The Difference Between Having A Problem And Building A Business Around It – With Sean Harper

by Tim Jahn on December 31, 2010

When Sean Harper needed a credit card processor for his first company, he signed up for the first one he saw.  He ended up being swindled into tens of thousands of dollars of charges and paid almost twice the amount they expected to the first year.

That’s when Sean knew there was a problem.  And after some initial research, he realized it was a problem he could build a business around.  So Sean and his co-founder created FeeFighters.com.

I interviewed Sean to learn how he’s working to solve this problem for small businesses and about the recent rebranding his company went through.

Transcript

Sean Harper: I’m Sean Harper and I’m one of the two founders of FeeFighters. FeeFighters is a place where business’ can go to comparison shop their financial services and save money and also time doing something that previously was pretty frustrating.

So I’m one of the founders; I’m the CEO. The other founder is Josh Krall who’s the CTO. And we started the business when we were graduate students at the University of Chicago.

Tim Jahn: Why did you start FeeFighters? Was it from your need, your frustration, or some other reason?

Sean Harper: It was primarily, well I don’t know it’s hard to tell what came first. But I certainly, Josh and I both started a bunch of businesses over our past lives before this and this was certainly a frustration of ours. In particular, the first comparison product that we launched is one where you can comparison shop your payments company.

So if you want to accept credit cards, you know you can either pay a lot for that or you can pay a little for that and the truth is most people have no idea what they’re paying for it and there are good providers and there bad providers. It’s just complicated decisions. So I ran into that myself most significantly in my previous business at TSS Radio, which was an ecommerce company.

And I went through, you know sort of the same hassle that everyone else does when they’re starting up a business; it’s just too much to do. And so we chose the first credit card processor that walked in off the street. Seemed like a nice guy, he offered us what sounded like a pretty good rate and we just didn’t know any better. But it turned out that we were signing up for a contract that held all these hidden fees in it.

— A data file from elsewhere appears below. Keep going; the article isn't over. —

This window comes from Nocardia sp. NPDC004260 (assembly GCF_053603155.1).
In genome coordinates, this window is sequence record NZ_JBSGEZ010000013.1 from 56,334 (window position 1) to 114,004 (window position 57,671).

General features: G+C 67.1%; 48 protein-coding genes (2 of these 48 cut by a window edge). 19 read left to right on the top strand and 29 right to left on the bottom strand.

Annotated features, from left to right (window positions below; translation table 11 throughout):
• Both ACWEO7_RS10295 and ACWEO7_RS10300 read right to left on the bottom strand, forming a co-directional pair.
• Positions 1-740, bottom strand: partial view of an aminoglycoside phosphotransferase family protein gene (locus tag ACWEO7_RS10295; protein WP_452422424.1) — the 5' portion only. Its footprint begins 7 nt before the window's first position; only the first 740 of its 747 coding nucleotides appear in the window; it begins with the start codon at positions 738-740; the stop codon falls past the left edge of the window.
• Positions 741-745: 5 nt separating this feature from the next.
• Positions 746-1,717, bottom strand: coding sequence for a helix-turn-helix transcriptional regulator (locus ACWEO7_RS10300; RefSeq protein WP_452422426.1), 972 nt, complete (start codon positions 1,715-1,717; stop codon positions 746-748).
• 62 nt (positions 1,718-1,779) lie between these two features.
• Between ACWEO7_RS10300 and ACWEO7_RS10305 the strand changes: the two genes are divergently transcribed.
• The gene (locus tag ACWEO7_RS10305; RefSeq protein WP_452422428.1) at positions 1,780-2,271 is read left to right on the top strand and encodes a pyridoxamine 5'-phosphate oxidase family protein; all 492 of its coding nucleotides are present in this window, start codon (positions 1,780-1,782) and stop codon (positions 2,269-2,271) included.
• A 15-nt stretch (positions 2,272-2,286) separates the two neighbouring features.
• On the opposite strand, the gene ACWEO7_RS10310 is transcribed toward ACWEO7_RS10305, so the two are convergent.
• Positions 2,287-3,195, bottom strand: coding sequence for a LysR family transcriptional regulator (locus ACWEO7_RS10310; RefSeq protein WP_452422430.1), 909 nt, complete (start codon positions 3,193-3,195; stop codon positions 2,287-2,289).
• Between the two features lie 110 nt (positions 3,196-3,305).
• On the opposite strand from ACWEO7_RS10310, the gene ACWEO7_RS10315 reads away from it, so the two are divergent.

And when I looked back a year later we had paid almost twice as much as I had thought we were going to pay. And so they, you know they told us it was going to be two percent or something like that and it turned out there are all these downgrades and extra fees and AVS charges and blah, blah, blah, blah, blah, blah, blah. It turned out that it was like tens of thousands of dollars in that first year.

And it was like you know this is really hard when you’re starting a business and tens of thousands of dollars means a lot to you. You know there’s all kinds of other things you could have done with that like you know pay ourselves or you know buy more inventory or pay rent, I mean eat.

And it was all just getting sucked down the drain into this sleazy payments company until — that was the one experience that really made me think this was a problem. But there’s a difference between having a problem and knowing that you can build a business there. And so the second part of the equation was, you know I was in business school and I was really consciously looking to start another business and doing research around what would be a good business to start.

And I got interested in this whole theme of disintermediation, so you’ve seen half the travel agents, you used to actually talk to people who book your travel, to book a plane ticket.

Tim Jahn: Yeah.

Sean Harper: All right, well we don’t do that anymore, we go to the web and it’s just a lot easier than it used be. It’s a heck of a lot cheaper. You know auto insurance is another good example, it’s just, you used to have to talk to an insurance agent. They all went away, that’s not true, they haven’t all gone away yet, but I buy my insurance online and so do a growing number of people. And I started looking around for other things that were right for disintermediation.

And it turned out that small business financial services is and even more specifically credit card processing payments is heavily intermediated and sort of, there are a lot of, a lot middle men that can be cut out of this. It was sort of those two experiences that made me think this was a good thing to do. Time will tell if I’m right.

Tim Jahn: Well speaking of which, you mentioned that there’s a difference between a problem and building a business around a problem. How did you know that this problem, you could build a business around?